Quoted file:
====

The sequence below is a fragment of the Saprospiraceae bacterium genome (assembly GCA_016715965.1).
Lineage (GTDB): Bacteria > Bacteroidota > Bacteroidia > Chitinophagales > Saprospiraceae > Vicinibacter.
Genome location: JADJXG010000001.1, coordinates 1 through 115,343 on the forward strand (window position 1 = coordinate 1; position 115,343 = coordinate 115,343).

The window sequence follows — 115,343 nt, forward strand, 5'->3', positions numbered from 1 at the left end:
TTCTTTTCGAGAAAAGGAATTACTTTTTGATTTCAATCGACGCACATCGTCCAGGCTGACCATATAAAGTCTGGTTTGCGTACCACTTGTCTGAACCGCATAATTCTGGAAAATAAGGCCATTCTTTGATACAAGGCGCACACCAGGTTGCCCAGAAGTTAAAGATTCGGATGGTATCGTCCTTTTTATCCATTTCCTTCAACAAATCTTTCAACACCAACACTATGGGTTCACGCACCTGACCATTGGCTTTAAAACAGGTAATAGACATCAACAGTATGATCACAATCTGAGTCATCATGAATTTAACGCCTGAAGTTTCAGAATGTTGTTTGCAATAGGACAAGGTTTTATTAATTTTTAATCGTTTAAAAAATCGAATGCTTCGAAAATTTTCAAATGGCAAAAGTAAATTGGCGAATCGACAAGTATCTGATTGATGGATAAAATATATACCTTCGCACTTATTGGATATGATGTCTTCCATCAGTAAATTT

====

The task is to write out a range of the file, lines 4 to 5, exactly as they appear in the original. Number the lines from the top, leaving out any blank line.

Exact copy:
The window sequence follows — 115,343 nt, forward strand, 5'->3', positions numbered from 1 at the left end:
TTCTTTTCGAGAAAAGGAATTACTTTTTGATTTCAATCGACGCACATCGTCCAGGCTGACCATATAAAGTCTGGTTTGCGTACCACTTGTCTGAACCGCATAATTCTGGAAAATAAGGCCATTCTTTGATACAAGGCGCACACCAGGTTGCCCAGAAGTTAAAGATTCGGATGGTATCGTCCTTTTTATCCATTTCCTTCAACAAATCTTTCAACACCAACACTATGGGTTCACGCACCTGACCATTGGCTTTAAAACAGGTAATAGACATCAACAGTATGATCACAATCTGAGTCATCATGAATTTAACGCCTGAAGTTTCAGAATGTTGTTTGCAATAGGACAAGGTTTTATTAATTTTTAATCGTTTAAAAAATCGAATGCTTCGAAAATTTTCAAATGGCAAAAGTAAATTGGCGAATCGACAAGTATCTGATTGATGGATAAAATATATACCTTCGCACTTATTGGATATGATGTCTTCCATCAGTAAATTT